At thhe 2016 European Communication Summit, Nanne Bos, head of global brand management at ING Group, will be sharing best practices and insights during his interactive session. In our most recent print edition, we asked Nanne for his take on how the financial sector struggles to win its social licence to operate.
Photo: Onstage discussions at the European Communication Summit
In 2008-2009, as a consequence of the financial crisis, ING Group, like other major financial institutions in Europe, received state aid from the Dutch State. Does this fact oblige ING and financial institutions like it to think more carefully about its ties to the state and wider society?
Every institution – public and private alike - has to constantly analyse its societal role. If not, you lose connection with your key audience and clients. During the crisis it became clear that our sector had become disconnected from society and had to rethink its role and relationship to society at large. ING found itself at the epicentre of the financial crisis. In 2008, ING took a bailout of 10 billion euros from the Dutch government and in 2009 a restructuring programme that met the European Commission’s requirements was agreed. Since then we conducted about 50 divestments and in 2009, we started repaying the Dutch state and made the final payment on 7 November 2014. As a result of the restructuring ING no longer offers insurance and investment services and solely operates as a bank. The crisis forced us to rethink who we were – what our role for our customers and society at large is and how we engage with our stakeholders.
Did the economic crisis help or hinder the financial sector’s progress in terms of winning its social licence to operate: has it been too busy putting out fires to make substantial progress in the way it interacts with society?
I think that in a longer perspective, the crisis has helped the financial sector to progress substantially in its way it interacts with society. A famous American psychologist once said that your finest moments are likely to occur when you are feeling deeply uncomfortable. For it is in such moments, that people are likely to change their routines and start searching for different ways. I guess that this applies to ING as well.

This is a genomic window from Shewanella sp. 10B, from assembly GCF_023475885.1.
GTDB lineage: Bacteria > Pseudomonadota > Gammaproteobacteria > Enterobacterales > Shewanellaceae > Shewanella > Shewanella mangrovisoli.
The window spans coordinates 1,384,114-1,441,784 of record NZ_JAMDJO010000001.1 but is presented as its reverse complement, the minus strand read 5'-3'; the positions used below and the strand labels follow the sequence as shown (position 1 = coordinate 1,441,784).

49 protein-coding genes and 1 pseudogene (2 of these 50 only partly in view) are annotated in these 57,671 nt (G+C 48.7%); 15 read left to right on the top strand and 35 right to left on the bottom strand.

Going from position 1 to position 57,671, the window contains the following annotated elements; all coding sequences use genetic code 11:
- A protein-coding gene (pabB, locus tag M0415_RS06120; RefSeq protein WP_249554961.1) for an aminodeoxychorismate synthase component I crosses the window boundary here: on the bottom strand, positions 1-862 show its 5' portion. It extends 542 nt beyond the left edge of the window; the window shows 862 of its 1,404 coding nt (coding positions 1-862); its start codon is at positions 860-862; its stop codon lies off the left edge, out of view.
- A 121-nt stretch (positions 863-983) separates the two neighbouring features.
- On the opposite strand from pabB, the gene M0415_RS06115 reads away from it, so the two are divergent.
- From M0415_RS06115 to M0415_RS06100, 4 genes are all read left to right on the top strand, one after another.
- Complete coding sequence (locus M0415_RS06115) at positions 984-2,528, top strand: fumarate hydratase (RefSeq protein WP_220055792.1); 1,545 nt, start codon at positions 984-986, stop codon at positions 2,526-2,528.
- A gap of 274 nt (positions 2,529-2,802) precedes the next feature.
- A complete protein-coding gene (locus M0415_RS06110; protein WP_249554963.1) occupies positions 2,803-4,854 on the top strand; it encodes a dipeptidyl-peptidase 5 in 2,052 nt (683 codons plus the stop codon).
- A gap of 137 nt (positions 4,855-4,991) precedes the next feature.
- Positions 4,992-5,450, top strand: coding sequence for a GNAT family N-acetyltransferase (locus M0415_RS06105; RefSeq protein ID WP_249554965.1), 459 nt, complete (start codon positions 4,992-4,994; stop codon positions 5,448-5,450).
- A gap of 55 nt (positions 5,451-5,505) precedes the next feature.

"In a longer perspective, the crisis has helped the financial sector to progress substantially in its way it interacts with society."
The crisis has helped us to refocus on the customers’ needs. And it made ING stronger, simpler and more sustainable. But making the necessary changes was not an easy process. Especially when you are in the middle of it – reputation management can be pretty hectic.
As head of global brand management at ING, and before that being responsible for brand and reputation at the National-Nederlanden, what would you say is the relationship between your brand and reputation?
Although the two cannot be separated, brand management is more about making a promise and reputation management about living up to promise. Both must be deeply rooted in your identity. In a context where customer confidence is low, it’s not just making a promise that separates one brand from another. It is about being clear what you stand for as an organisation and consistently delivering on it. This applies to all organisations – and certainly for banks. For most consumers it is no longer what you buy, but what you buy into.
To what extent does ING’s brand play a role in helping the organisation to change?
One of the biggest myths about organisational identity is that it cannot change or that it should not change. The convictions of the members of an organisation about what the organisation is and what it stands for is always subject to change. It may not always on an individual level, but certainly on a collective level, both amongst employees and external stakeholders. So in dealing with the necessary change within ING, we went back to our roots and focused on our organisational identity and purpose. This was not an easy process but worth the effort as a clear identity has the power to engage all stakeholders, including customers and employees. We used our brand as a point of reference that connects, engages and brings meaning.